|February 16, 2024
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Dr. Jared F. Miller
Automatic Control Lab
Friday 2024-02-16 2 p.m.
IST Seminar Room 2.255 - Pfaffenwaldring 9 - Campus Stuttgart-Vaihingen
The Errors-in-Variables (EIV) setting involves the simultaneous presence of input and measurement noise, and induces nonconvex system identification and control problems. This presentation begins by performing set-membership direct data-driven control in the EIV setting by casting the original nonconvex stabilization problem as an infinite-dimensional linear program (restricting to fixed polyhedral Lyapunov functions). The unknown-but-bounded input and measurement noise terms can be eliminated using robust optimization, resulting in dual variables that are parameterized by the state-space system model. Such a robust decomposition reduces the computational complexity of discretizing the infinite-dimensional linear programs and increases tractability. This method of parameterized robust counterparts is then applied to optimal control problems with input-affine dynamics and semidefinite representable uncertainty. The optimal control problems can be further extended to data-driven safety quantification analysis problems (e.g. estimation of peak values, distances, reachable sets) in the continuous-time and discrete-time settings.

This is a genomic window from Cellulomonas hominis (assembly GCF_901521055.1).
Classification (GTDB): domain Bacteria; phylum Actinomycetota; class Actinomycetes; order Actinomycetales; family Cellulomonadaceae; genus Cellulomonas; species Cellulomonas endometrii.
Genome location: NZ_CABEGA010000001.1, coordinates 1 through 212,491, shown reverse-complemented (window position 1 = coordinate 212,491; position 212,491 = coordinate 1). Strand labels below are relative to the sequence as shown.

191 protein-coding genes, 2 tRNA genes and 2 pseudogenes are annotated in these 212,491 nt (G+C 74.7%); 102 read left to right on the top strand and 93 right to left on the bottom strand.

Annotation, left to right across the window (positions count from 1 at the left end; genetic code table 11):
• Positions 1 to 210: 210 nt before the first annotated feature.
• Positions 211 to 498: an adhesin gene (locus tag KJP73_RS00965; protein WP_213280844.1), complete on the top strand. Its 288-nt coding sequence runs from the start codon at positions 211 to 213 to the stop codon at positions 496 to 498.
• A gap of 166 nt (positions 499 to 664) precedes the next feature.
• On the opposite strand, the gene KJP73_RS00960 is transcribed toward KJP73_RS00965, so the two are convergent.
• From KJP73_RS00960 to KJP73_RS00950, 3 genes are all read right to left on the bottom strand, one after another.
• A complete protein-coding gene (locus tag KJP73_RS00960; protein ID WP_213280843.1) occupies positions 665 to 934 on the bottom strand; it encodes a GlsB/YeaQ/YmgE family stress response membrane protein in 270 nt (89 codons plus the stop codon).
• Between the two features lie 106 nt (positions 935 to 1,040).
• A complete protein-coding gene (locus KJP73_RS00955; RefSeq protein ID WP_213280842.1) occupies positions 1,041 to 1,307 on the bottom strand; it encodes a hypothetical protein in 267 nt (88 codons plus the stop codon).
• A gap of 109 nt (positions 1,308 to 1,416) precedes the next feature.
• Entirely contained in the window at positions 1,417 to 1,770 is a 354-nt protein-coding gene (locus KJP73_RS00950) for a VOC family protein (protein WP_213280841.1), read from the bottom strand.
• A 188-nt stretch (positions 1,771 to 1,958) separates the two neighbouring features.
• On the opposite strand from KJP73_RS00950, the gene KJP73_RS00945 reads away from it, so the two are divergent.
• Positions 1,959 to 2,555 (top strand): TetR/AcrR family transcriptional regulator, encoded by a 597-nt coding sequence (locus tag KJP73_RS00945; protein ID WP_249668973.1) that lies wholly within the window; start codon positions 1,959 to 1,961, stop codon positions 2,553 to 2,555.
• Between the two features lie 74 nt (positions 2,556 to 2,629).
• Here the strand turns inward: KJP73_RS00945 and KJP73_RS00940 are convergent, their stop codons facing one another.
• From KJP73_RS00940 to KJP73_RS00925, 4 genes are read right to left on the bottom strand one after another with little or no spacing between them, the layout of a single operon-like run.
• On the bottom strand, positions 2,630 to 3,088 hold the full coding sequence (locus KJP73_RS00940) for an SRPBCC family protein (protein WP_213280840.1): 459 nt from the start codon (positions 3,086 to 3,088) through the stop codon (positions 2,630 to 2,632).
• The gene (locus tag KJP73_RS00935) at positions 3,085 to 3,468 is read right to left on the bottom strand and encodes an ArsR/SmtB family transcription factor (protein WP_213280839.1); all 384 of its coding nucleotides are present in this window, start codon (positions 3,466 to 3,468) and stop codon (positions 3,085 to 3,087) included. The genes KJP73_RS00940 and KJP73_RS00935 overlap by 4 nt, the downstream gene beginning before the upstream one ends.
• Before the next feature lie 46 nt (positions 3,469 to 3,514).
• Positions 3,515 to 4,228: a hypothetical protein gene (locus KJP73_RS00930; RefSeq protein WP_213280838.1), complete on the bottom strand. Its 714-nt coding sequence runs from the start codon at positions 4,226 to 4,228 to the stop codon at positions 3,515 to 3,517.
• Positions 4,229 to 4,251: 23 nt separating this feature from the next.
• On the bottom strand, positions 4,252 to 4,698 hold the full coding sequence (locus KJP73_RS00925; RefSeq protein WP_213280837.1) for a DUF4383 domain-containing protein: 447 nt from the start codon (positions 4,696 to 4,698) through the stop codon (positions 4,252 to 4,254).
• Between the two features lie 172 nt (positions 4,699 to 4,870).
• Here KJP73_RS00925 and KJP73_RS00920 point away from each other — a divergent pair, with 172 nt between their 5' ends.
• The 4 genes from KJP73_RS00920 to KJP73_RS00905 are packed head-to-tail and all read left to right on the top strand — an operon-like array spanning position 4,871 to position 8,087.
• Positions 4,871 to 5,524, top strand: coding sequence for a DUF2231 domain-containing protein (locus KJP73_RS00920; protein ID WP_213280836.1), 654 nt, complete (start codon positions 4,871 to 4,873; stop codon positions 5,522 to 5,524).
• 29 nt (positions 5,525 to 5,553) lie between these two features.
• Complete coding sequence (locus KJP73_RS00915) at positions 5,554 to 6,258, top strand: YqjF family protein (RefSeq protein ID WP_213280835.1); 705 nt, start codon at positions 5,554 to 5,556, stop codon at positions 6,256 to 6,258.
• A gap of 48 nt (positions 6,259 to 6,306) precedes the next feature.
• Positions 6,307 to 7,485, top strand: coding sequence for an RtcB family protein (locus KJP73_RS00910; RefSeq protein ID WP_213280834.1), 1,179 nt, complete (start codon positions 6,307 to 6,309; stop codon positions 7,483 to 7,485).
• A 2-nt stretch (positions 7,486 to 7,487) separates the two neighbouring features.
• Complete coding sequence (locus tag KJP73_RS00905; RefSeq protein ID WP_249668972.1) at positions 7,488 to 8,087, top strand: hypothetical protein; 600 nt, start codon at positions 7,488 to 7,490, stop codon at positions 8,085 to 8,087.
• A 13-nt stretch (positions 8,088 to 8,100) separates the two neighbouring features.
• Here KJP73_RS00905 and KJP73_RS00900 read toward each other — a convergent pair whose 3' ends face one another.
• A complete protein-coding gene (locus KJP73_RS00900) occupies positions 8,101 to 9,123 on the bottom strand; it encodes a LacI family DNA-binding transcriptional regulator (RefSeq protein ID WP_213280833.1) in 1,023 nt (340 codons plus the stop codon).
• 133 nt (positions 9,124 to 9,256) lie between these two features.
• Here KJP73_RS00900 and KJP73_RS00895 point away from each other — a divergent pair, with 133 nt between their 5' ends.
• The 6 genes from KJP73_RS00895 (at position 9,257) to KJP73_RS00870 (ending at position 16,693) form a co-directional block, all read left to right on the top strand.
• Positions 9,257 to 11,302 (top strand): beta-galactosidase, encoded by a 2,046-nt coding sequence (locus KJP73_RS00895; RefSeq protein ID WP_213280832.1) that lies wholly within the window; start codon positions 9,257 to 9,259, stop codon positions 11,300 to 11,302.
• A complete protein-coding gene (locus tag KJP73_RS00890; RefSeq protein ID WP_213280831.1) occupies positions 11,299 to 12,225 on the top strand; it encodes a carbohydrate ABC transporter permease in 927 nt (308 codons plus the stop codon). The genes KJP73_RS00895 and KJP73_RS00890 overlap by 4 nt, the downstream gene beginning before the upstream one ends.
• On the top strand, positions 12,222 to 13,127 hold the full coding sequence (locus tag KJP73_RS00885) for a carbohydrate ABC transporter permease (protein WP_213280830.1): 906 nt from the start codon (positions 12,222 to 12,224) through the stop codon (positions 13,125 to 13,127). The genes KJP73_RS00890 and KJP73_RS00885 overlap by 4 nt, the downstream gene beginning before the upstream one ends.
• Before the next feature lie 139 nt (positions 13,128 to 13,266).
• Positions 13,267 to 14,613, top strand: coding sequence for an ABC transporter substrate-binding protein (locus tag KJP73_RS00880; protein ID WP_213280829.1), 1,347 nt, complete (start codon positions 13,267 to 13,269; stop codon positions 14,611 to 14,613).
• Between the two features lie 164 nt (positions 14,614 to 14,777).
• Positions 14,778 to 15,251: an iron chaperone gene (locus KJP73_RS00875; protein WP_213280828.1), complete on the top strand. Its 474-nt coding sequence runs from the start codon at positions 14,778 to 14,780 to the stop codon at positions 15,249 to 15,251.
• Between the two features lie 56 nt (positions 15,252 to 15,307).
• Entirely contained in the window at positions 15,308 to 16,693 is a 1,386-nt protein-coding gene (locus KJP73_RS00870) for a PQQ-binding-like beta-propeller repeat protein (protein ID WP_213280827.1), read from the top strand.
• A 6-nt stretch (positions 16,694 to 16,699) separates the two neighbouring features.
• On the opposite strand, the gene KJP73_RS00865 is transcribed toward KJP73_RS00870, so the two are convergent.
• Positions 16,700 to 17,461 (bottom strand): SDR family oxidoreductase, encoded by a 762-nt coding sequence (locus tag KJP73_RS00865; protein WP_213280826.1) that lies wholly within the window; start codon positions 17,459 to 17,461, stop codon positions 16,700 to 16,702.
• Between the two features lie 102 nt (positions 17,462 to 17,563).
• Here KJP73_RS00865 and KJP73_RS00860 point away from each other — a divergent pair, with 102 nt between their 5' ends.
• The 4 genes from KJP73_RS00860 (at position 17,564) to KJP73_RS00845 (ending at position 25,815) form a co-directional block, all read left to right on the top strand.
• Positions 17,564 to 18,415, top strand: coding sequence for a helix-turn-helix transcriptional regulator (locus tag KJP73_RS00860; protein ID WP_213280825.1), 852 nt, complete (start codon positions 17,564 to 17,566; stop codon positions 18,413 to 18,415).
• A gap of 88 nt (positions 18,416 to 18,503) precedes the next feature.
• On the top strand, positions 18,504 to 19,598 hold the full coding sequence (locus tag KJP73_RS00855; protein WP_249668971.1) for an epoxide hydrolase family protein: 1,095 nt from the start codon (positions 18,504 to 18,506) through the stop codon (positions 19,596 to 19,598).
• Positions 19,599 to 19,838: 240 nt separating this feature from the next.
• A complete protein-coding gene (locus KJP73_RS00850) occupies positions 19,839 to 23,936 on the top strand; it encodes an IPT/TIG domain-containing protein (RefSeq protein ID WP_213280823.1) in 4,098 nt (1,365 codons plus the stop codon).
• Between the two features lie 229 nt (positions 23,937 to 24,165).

Jared Miller is a postdoctoral researcher at the Automatic Control Lab, ETH Zurich, in the research group of Roy Smith. He received his B.S. and M.S. degrees in Electrical Engineering from Northeastern University in 2018 and his Ph.D. in Electrical Engineering from Northeastern University in 2023. He is a recipient of the 2020 Chateaubriand Fellowship from the Office for Science Technology of the Embassy of France in the United States. He was given an Outstanding Student Paper award at the IEEE Conference on Decision and Control in 2021 and in 2022, and was a finalist for the Young Author Award at the 2023 IFAC world congress. His current research topics include safety verification and data-driven control. His interests include large-scale convex optimization, nonlinear systems, semi-algebraic geometry, and measure theory.